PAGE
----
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Fisheries Legislation Amendment (Foreign Fishing Offences) Bill 2006



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Parliament of Australia

Department of Parliamentary Services

Parliamentary Library BILLS DIGEST

Information analysis and advice for the Parliament

14 June 2006, no. 152, 2005-06, ISSN 1328-8091

Fisheries Legislation Amendment (Foreign Fishing Offences) Bill 2006

Angus Martyn Law and Bills Digest Section

Contents

Purpose . . . . . . . . . . . . . . . . . . . . . . . . . . . . . . . . . . . . . . . . . . . . . . . . . . . . . . . . . . . . . . 2

Background . . . . . . . . . . . . . . . . . . . . . . . . . . . . . . . . . . . . . . . . . . . . . . . . . . . . . . . . . . . 2

International law . . . . . . . . . . . . . . . . . . . . . . . . . . . . . . . . . . . . . . . . . . . . . . . . . . . . .2

Australian fisheries law . . . . . . . . . . . . . . . . . . . . . . . . . . . . . . . . . . . . . . . . . . . . . . . .3

Position of non-government parties . . . . . . . . . . . . . . . . . . . . . . . . . . . . . . . . . . . . . . .4

Financial implications . . . . . . . . . . . . . . . . . . . . . . . . . . . . . . . . . . . . . . . . . . . . . . . . . . . 4

Main provisions . . . . . . . . . . . . . . . . . . . . . . . . . . . . . . . . . . . . . . . . . . . . . . . . . . . . . . . . 4

Schedule 1 - Amendment of the Fisheries Management Act 1991 . . . . . . . . . . . . . . . . .4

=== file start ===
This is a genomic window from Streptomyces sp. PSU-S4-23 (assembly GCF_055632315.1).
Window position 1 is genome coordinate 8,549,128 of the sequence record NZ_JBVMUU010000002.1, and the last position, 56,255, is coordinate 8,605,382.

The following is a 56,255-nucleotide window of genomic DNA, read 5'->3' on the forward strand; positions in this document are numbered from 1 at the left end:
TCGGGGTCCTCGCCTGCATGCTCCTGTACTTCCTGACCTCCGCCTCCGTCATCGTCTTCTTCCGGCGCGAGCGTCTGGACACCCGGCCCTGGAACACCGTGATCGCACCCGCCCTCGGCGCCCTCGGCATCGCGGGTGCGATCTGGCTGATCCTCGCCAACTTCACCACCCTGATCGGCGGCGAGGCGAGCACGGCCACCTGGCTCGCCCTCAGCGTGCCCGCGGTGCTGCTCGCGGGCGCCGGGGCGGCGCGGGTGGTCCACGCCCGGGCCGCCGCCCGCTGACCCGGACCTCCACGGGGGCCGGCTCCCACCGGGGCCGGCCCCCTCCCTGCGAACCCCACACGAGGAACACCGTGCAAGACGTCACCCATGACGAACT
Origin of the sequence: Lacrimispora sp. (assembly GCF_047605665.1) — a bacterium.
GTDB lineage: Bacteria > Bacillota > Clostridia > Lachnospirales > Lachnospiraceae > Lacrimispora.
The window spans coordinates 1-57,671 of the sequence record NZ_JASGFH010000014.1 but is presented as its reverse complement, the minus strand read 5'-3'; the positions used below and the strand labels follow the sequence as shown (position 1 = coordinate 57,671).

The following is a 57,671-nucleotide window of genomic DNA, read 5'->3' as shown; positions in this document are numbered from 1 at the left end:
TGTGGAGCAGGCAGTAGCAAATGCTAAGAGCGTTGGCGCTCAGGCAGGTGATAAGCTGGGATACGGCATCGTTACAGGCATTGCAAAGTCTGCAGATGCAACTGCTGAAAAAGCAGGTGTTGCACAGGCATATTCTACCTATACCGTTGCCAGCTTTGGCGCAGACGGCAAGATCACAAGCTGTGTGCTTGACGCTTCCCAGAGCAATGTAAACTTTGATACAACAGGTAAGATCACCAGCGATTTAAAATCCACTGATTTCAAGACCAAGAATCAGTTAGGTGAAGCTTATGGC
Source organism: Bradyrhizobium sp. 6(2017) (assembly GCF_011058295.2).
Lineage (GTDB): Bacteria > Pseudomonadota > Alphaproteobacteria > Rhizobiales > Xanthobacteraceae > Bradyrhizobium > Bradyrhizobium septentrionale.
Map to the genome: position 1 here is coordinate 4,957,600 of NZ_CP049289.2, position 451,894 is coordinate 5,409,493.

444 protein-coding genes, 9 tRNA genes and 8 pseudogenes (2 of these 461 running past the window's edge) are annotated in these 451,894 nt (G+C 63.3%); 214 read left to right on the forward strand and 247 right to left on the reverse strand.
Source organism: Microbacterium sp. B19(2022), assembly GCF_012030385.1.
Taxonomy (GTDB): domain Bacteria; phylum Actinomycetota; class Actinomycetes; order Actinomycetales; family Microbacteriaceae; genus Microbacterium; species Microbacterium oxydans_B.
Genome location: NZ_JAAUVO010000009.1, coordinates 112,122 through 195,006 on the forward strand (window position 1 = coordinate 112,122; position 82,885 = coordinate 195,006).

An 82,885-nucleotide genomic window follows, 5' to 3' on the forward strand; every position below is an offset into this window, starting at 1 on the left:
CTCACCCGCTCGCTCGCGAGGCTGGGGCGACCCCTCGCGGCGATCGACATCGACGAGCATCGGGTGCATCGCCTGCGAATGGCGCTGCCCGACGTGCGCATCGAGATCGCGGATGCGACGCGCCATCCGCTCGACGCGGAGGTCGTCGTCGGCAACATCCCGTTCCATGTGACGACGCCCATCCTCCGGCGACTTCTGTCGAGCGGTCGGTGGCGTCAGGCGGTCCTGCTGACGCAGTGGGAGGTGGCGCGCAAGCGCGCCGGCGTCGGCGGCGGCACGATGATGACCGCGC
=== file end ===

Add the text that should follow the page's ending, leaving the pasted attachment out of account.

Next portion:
Part 1 - Main amendments . . . . . . . . . . . . . . . . . . . . . . . . . . . . . . . . . . . . . . . . . . . . 4

Part 2 - Consequential and technical amendments . . . . . . . . . . . . . . . . . . . . . . . . . . . . 5

Schedule 2 - Amendment of the Torres Strait Fisheries Act 1984 . . . . . . . . . . . . . . . . .6

Part 1 - Main amendments . . . . . . . . . . . . . . . . . . . . . . . . . . . . . . . . . . . . . . . . . . . . 6

Part 2 - Consequential and technical amendments . . . . . . . . . . . . . . . . . . . . . . . . . . . . 7

Endnotes . . . . . . . . . . . . . . . . . . . . . . . . . . . . . . . . . . . . . . . . . . . . . . . . . . . . . . . . . . . . . 7

2 Fisheries Legislation Amendment (Foreign Fishing Offences) Bill 2006

Fisheries Legislation Amendment (Foreign Fishing Offences) Bill 2006

Date introduced: 25 May 2006

House: House of Representatives

Portfolio: Agriculture, Fisheries and Forestry